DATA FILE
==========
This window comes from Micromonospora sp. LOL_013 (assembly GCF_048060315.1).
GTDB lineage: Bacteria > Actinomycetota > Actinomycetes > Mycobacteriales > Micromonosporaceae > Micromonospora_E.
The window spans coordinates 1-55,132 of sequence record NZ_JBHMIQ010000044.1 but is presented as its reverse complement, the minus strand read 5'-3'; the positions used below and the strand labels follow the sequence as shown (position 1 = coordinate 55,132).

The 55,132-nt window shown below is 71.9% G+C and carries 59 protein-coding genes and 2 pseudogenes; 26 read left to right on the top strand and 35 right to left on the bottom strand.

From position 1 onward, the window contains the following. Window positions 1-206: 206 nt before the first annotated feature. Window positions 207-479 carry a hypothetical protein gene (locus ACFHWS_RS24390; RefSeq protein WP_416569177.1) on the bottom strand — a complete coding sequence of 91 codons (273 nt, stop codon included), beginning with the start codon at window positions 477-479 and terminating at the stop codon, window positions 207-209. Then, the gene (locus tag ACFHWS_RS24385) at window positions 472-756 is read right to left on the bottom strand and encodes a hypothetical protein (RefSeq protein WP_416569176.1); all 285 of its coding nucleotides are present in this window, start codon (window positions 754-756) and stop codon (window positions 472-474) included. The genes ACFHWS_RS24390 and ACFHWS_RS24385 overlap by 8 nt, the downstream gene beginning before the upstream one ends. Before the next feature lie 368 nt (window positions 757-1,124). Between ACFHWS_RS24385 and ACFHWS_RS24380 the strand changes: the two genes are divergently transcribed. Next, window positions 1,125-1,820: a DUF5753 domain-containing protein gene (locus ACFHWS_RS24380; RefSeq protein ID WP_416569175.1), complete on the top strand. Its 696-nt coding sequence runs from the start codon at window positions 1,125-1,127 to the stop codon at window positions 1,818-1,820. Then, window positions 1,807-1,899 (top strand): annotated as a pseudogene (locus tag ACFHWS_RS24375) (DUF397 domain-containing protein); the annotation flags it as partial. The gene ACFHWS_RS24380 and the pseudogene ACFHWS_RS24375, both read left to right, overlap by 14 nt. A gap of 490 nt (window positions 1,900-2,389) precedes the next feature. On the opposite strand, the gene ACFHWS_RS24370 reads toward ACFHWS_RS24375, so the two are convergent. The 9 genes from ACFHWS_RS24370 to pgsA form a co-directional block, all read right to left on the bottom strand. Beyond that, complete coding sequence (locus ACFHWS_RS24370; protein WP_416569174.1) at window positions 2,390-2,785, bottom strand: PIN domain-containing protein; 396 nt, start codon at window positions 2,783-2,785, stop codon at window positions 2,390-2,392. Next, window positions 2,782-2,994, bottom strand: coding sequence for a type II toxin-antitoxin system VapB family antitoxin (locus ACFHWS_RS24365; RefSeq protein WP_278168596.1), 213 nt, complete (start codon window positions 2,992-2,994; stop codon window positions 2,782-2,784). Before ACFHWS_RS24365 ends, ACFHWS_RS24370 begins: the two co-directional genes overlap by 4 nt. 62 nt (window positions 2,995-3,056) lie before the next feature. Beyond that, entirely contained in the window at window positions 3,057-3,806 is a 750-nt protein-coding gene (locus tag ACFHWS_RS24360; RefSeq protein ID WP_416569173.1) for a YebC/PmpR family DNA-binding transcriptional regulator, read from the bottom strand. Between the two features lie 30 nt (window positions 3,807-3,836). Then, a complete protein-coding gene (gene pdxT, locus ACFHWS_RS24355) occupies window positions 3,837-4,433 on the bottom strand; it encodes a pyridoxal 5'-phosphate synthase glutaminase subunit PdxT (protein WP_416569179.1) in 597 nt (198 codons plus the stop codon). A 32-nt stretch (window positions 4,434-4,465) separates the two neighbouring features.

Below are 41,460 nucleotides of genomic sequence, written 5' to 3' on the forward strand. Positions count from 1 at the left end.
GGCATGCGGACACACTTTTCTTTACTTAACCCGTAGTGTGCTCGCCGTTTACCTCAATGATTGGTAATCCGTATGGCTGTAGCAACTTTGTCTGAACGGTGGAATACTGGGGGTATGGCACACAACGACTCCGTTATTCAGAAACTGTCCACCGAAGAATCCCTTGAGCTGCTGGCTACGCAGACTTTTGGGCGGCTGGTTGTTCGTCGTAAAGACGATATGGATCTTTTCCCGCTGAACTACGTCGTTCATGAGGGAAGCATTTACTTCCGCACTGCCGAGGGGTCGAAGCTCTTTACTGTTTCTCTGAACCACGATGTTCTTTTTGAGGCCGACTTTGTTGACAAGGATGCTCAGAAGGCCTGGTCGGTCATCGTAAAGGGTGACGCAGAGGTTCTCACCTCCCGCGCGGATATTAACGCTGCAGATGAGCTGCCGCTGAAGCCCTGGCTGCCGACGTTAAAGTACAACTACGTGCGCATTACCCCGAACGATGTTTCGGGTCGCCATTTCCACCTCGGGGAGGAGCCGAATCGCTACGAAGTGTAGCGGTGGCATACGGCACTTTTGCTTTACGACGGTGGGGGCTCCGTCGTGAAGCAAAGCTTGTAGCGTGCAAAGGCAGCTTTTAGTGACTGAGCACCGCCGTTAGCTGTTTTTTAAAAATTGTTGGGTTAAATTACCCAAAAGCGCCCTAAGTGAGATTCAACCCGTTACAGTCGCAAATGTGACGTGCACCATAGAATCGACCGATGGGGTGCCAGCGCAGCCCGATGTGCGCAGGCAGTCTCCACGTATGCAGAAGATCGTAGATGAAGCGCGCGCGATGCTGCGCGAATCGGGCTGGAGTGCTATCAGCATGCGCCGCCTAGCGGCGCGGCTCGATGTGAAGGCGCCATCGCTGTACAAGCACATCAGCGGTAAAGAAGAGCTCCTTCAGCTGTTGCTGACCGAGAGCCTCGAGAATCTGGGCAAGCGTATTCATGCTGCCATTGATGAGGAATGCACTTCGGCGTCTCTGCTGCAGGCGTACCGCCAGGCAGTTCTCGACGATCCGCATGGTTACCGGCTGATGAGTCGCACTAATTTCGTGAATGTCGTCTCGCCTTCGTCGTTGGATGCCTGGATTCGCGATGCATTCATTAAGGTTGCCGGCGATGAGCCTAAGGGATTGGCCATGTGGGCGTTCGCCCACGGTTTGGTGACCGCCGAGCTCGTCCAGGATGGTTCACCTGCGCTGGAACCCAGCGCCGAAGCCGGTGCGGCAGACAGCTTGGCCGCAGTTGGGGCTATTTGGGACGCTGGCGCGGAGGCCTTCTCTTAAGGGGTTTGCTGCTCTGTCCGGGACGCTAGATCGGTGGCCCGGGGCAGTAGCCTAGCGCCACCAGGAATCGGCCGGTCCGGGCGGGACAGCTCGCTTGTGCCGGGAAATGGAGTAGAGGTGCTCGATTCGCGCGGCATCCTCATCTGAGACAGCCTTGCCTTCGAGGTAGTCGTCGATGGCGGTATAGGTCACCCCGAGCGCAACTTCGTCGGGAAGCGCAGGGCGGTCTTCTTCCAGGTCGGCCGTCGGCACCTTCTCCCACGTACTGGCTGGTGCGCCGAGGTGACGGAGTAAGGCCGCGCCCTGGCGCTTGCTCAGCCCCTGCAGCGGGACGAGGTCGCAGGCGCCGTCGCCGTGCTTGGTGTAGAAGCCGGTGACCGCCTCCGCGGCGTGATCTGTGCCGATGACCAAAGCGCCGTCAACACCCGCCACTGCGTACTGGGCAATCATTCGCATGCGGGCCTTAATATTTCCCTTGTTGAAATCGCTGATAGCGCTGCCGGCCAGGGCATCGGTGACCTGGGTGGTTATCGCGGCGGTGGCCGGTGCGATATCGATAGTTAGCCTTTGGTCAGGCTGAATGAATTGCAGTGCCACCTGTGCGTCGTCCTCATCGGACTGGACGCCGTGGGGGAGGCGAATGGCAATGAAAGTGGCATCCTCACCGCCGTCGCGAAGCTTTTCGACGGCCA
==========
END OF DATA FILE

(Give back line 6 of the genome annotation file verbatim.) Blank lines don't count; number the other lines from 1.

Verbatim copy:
Below are 41,460 nucleotides of genomic sequence, written 5' to 3' on the forward strand. Positions count from 1 at the left end.